BPF Interview with Arun, the Angry Asian Buddhist

Buddhist Peace Fellowship board member Funie Hsu hopped on the phone with Arun, cultural critic and creator of the Angry Asian Buddhist blog phenomenon (blognomenon!), to ask him about Orientalism, racism, representation, and other causes and conditions for all the anger.

http://www.buddhistpeacefellowship.org/bpf-and-the-angry-asian-buddhist/

Asian Buddhist writers are 3 times less likely than white Buddhists to appear in major Western Buddhist publications.

On having “Angry” in the title 

There is a stereotype, not just of Buddhists, but of Asians, that we are passive and we don’t really act up, and we sit on fluffy meditation cushions and gaze on our navels, and smile, and do something focused and we’re not angry. So just having this “Angry Asian Buddhist” in the title challenges you to think about what it means to be Asian and Buddhist. And I think that’s important, to have some sort of icon which can counter stereotypes.

On reactions to race commentary

Simply by bringing up the topic of race, some people assume that you’re talking about racism. And in modern Western society, that’s evil. EVIL. It’s so uncomfortable, it’s so taboo. But race exists. Race exists in the way people are treated.

I remember when I was in elementary school, playing on the playground, some people came from the street up to the fence surrounding the playground. They asked about my ethnicity. And I thought, Sweet! I can talk about my family, who I am, all that. And then they started yelling insults at me. And it just stunned me. But that’s just a reality of the world we live in.

Especially for Asian Americans, there’s a stereotype that we’re either like this Oriental monk, this crazy bald guy who wears strange things and speaks in broken English – sort of like Yoda. Or we’re the superstitious immigrant – and when I say the “superstitious immigrant,” I’m imagining like the way people might have talked about my grandmother. Some woman with a weird shrine in her home, and she prays to it to that we all get good SAT scores. Find awesome jobs as doctors, engineers, and physicists.

Personally, I don’t know anyone who’s like that. I know people who have different pieces of that, but there’s so much more to it. Like, we’re normal human beings.

On the pressure to represent your race

There’s a lot that I want to write about, talk about, explore, as an Asian American Buddhist and otherwise. But, over time, as I realize a lot of people are looking at what I say, I’m really not completely at ease with writing. Because it strikes me that whatever I say, a lot of people are going to misinterpret it. So I feel a lot of pressure to write clearly. Which is always an important quality. You should always write clearly. You should never degrade that. But because there’s more pressure, oftentimes we just don’t write.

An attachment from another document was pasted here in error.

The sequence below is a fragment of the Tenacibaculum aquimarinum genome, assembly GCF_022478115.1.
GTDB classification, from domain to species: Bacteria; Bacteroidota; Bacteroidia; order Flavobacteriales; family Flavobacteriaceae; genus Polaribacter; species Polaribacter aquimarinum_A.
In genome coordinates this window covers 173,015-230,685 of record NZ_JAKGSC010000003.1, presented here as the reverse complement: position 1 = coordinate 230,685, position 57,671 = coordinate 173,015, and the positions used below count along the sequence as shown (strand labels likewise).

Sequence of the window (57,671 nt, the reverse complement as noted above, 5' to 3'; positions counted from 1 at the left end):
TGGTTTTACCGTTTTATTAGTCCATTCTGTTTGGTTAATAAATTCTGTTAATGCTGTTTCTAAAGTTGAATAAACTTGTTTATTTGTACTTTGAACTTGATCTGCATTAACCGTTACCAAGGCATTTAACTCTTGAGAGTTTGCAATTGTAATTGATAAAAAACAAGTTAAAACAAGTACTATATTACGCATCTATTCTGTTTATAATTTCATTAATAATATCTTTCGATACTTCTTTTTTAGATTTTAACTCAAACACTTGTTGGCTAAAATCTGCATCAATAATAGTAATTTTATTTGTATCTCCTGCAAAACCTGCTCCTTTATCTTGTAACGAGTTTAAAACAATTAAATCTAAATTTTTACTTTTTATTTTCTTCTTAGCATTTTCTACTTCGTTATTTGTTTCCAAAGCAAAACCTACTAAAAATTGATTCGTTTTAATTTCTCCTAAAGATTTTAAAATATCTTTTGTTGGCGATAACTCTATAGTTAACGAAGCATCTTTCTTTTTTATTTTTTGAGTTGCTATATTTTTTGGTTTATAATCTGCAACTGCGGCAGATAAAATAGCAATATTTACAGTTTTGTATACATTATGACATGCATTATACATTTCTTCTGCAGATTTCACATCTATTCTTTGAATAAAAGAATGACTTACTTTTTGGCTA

There’s a story I love, about a bunch of Thai American Buddhists who pulled together to save their temple, Wat Mongkolratanaram in Berkley, CA. The neighborhood of mostly non-Thai residents tried to get their temple food court shut down, and that would’ve cut off a major stream of revenue for the temple. But a bunch of young Thai American Buddhists banded together. I remember reading about it in the Wall Street Journal – and there was this WSJ video of them. One of the organizers, Pahole Sookkasikon, won Hyphen Magazine’s Mr. Hyphen award in 2009. That was a really cool story – I wish that was in Tricycle Magazine or Shambhala Sun. That’s a really cool thing that young Buddhists did, getting together to save their parents’ temple – saving their temple, their community’s temple. When I tried to interview them they were like, “I don’t know if I can talk about this.” They were totally fine with being up in front of the cameras when the temple was on the chopping block, but when it came to talking to other Buddhists about what they did, they were like, “Well, I don’t know.”

And it’s funny because I feel like I’m the same way. When you insult my grandmother, then I’m going to write that flaming internet post. But when it’s like, “I want you to talk about these ideas,”… I don’t know what to talk about, I’m gonna make a fool out of myself… andmy community… and my family. So, it’s a strange dynamic we have.

On meditating as an “Asian” kid

Oh, yeah, Asian-American is such a broad category. I mean if you think about it, Asians are like half the world’s population. Which is potentially a lot of diversity.